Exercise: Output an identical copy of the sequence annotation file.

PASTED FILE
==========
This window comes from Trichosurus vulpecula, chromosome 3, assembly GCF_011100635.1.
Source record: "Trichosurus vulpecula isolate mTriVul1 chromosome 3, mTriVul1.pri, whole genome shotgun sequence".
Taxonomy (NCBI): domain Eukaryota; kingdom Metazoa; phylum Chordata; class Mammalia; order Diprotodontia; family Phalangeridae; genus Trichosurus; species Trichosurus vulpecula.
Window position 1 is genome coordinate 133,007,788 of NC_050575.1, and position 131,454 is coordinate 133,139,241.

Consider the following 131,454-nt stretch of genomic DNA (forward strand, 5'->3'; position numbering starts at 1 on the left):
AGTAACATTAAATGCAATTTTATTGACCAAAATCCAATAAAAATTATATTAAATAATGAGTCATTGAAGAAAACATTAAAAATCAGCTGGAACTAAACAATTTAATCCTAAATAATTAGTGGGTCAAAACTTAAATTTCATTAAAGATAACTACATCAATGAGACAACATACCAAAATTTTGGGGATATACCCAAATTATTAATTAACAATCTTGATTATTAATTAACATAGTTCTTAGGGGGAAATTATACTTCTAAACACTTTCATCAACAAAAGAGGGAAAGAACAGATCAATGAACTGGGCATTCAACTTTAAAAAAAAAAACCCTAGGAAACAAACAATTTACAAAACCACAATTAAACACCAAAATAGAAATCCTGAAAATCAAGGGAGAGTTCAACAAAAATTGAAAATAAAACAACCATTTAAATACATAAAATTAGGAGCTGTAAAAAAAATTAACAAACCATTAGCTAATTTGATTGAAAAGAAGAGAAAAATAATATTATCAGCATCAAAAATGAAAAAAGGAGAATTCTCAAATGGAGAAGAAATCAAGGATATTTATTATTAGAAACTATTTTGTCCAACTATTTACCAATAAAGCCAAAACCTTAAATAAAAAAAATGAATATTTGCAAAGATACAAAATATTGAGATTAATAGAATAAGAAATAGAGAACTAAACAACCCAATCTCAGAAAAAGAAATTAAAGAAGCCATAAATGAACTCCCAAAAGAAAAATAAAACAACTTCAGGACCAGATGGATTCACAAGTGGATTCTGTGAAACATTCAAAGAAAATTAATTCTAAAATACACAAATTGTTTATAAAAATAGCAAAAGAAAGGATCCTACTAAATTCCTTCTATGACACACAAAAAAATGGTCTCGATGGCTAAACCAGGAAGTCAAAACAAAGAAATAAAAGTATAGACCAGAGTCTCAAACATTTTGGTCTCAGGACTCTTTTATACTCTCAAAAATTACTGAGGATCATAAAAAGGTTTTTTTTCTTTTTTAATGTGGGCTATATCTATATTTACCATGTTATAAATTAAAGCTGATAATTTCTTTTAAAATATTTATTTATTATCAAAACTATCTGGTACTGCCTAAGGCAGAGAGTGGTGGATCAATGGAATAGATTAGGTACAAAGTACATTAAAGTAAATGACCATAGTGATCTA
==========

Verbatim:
This window comes from Trichosurus vulpecula, chromosome 3, assembly GCF_011100635.1.
Source record: "Trichosurus vulpecula isolate mTriVul1 chromosome 3, mTriVul1.pri, whole genome shotgun sequence".
Taxonomy (NCBI): domain Eukaryota; kingdom Metazoa; phylum Chordata; class Mammalia; order Diprotodontia; family Phalangeridae; genus Trichosurus; species Trichosurus vulpecula.
Window position 1 is genome coordinate 133,007,788 of NC_050575.1, and position 131,454 is coordinate 133,139,241.

Consider the following 131,454-nt stretch of genomic DNA (forward strand, 5'->3'; position numbering starts at 1 on the left):
AGTAACATTAAATGCAATTTTATTGACCAAAATCCAATAAAAATTATATTAAATAATGAGTCATTGAAGAAAACATTAAAAATCAGCTGGAACTAAACAATTTAATCCTAAATAATTAGTGGGTCAAAACTTAAATTTCATTAAAGATAACTACATCAATGAGACAACATACCAAAATTTTGGGGATATACCCAAATTATTAATTAACAATCTTGATTATTAATTAACATAGTTCTTAGGGGGAAATTATACTTCTAAACACTTTCATCAACAAAAGAGGGAAAGAACAGATCAATGAACTGGGCATTCAACTTTAAAAAAAAAAACCCTAGGAAACAAACAATTTACAAAACCACAATTAAACACCAAAATAGAAATCCTGAAAATCAAGGGAGAGTTCAACAAAAATTGAAAATAAAACAACCATTTAAATACATAAAATTAGGAGCTGTAAAAAAAATTAACAAACCATTAGCTAATTTGATTGAAAAGAAGAGAAAAATAATATTATCAGCATCAAAAATGAAAAAAGGAGAATTCTCAAATGGAGAAGAAATCAAGGATATTTATTATTAGAAACTATTTTGTCCAACTATTTACCAATAAAGCCAAAACCTTAAATAAAAAAAATGAATATTTGCAAAGATACAAAATATTGAGATTAATAGAATAAGAAATAGAGAACTAAACAACCCAATCTCAGAAAAAGAAATTAAAGAAGCCATAAATGAACTCCCAAAAGAAAAATAAAACAACTTCAGGACCAGATGGATTCACAAGTGGATTCTGTGAAACATTCAAAGAAAATTAATTCTAAAATACACAAATTGTTTATAAAAATAGCAAAAGAAAGGATCCTACTAAATTCCTTCTATGACACACAAAAAAATGGTCTCGATGGCTAAACCAGGAAGTCAAAACAAAGAAATAAAAGTATAGACCAGAGTCTCAAACATTTTGGTCTCAGGACTCTTTTATACTCTCAAAAATTACTGAGGATCATAAAAAGGTTTTTTTTCTTTTTTAATGTGGGCTATATCTATATTTACCATGTTATAAATTAAAGCTGATAATTTCTTTTAAAATATTTATTTATTATCAAAACTATCTGGTACTGCCTAAGGCAGAGAGTGGTGGATCAATGGAATAGATTAGGTACAAAGTACATTAAAGTAAATGACCATAGTGATCTA